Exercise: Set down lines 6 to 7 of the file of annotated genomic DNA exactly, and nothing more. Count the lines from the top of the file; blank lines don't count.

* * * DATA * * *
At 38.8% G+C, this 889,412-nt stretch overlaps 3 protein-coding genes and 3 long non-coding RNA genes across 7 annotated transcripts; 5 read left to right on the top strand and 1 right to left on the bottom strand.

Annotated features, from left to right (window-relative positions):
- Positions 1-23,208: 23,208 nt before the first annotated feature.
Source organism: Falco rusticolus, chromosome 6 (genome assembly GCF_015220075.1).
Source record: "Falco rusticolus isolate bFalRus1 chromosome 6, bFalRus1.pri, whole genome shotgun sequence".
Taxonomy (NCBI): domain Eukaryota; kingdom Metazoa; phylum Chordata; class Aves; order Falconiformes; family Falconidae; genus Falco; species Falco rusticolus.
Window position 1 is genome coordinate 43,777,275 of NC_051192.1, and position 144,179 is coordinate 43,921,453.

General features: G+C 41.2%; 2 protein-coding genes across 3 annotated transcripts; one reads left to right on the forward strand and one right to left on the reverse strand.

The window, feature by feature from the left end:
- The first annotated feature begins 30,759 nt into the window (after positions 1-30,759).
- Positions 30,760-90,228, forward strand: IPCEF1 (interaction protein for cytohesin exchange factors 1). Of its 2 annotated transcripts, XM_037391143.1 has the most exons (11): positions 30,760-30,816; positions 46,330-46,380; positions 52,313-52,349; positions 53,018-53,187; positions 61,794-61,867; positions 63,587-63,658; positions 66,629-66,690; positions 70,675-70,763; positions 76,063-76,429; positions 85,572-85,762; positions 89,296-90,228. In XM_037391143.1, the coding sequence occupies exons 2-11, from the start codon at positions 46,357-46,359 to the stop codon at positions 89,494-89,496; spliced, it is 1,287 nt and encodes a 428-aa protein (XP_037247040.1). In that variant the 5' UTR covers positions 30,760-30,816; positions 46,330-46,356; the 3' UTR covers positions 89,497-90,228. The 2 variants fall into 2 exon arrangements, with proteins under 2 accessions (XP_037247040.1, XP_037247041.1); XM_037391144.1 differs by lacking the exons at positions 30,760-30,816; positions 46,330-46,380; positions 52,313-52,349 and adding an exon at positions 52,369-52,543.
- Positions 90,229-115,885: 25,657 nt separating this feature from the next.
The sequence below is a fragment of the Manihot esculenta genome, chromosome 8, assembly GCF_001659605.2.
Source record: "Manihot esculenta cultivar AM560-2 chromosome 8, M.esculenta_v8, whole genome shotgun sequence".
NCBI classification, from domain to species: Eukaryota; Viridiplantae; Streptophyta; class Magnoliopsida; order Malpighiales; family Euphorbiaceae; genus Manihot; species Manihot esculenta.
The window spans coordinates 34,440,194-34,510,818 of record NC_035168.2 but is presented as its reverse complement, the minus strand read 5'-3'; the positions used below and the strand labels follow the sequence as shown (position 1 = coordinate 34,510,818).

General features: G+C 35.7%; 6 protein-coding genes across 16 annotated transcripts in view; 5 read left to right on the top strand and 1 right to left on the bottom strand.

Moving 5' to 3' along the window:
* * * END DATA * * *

Taxonomy (NCBI): domain Eukaryota; kingdom Metazoa; phylum Chordata; class Aves; order Falconiformes; family Falconidae; genus Falco; species Falco rusticolus.
Window position 1 is genome coordinate 43,777,275 of NC_051192.1, and position 144,179 is coordinate 43,921,453.